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The Tale of the Factory

Submitted for the approval of the midnight society, I call this story "The Tale of the Factory".

It's some time in the past. Maybe a decade ago. A blue-collar factory sits on the outskirts of a suburban village. It was dark out but even darker in. Bright florescent lights bathed the factory floor as a few workers rushed by, more still were sat at conveyor belts, mindlessly dropping small parts on to half-built car clutches.

Ben was sat holding what he could only describe as a metal pole. A decade after this incident, he'd still tell the story of this moment, never recalling what the pole was for. Neither, did he know, the purpose of the metal plates piled up in front of him. Letting out a sigh, he continued to slide plate after plate on to pole after pole. He imagined he was in a George Orwell novel, not allowed to think for himself, nor allowed knowledge beyond the immediate task in hand, nor allowed to miss the Two Minutes of Hate which were surely soon to follow.

Terrifying. But what really makes this story, is the fact that it's true. I'm recalling it as I sit here on a Sunday evening. I've replaced the fluorescent lights with candlelight, the metal pole for a glass, the plates with a bottle of rum. The rum tends to slide down easier than the plates ever did. It also makes me forget, which is often desirable.

In truth, I wouldn't change those fleeting two months of factory work and specifically not that moment for it provided one of a handful of flashpoints in my life which spurred me into action. It was at that moment that I decided to learn a skill, I would go to University and learn something that I could turn into a career. Let's ignore the fact, for the moment, that I studied something I've rarely used since, it's really beside the point, okay?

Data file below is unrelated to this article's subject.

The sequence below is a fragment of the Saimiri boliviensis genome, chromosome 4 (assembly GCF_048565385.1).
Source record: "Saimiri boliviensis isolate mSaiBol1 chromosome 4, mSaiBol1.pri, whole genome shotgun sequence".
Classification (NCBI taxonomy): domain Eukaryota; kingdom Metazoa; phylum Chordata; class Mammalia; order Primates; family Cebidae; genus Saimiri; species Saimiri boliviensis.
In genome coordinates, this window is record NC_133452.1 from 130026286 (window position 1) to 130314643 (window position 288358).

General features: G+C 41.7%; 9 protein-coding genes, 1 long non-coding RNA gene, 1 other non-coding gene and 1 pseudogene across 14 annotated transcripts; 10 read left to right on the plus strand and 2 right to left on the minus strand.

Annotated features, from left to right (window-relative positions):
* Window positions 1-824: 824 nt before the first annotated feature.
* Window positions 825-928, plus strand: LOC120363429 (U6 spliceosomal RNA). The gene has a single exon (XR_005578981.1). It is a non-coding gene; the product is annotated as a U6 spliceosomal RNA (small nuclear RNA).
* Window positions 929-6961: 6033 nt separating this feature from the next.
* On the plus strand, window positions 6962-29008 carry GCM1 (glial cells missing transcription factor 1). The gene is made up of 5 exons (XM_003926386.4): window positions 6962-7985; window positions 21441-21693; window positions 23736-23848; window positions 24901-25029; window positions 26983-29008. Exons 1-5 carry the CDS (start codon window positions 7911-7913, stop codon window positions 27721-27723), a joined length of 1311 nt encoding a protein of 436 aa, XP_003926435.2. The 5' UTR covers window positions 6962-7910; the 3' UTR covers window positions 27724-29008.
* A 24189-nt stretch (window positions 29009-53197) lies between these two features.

I'm feeling particularly contemplative tonight as I'm at another of those flashpoints that will change my future. Three days ago I accepted a new job. Two days ago, I handed in my notice. I've spent four years at Jaywing, a marketing agency in Sheffield and whilst there has been the odd night terror - and one instance of a white hooded figure giving me sleep paralysis (unrelated to the job, I'm sure) - it's actually been a delightful place to work. A place where I've truly grown as both a professional and as a person.

Back then in The Factory, I was full of fear. And today, I'm full of fear again, but a very different kind of fear. I wasn't scared to leave The Factory, it was an existence I truly despised. That's not the case this time. I'm leaving a comfortable job, I'm potentially leaving the city that I grew up in, I'm leaving a job that I know I'm good at, and I'm leaving behind some of my favourite people, with whom I'm lucky to work with almost every day. What if it's the wrong decision? What if I'm massively out of my depth? What if I come back, tail between my legs, having to grovel to my boss? "Please let me back in".

But, I'm also full of excitement. I'm leaving to take a job with a huge company, I'm leaving to work at a place with an on-site outdoor pool (and a cat! and a pub! and a bistro!), I'm leaving for a great opportunity, I'm leaving to better myself, I'm leaving because I like change (even if I think I may have forgotten that over the past couple of years), I'm leaving because I'm bored. I'm bored at work, I'm bored outside of work, and I'm ready for change. Trying and failing, is better than never trying at all, right?

I just hope I'm not meeting with the midnight society in the near future with another tale of terror.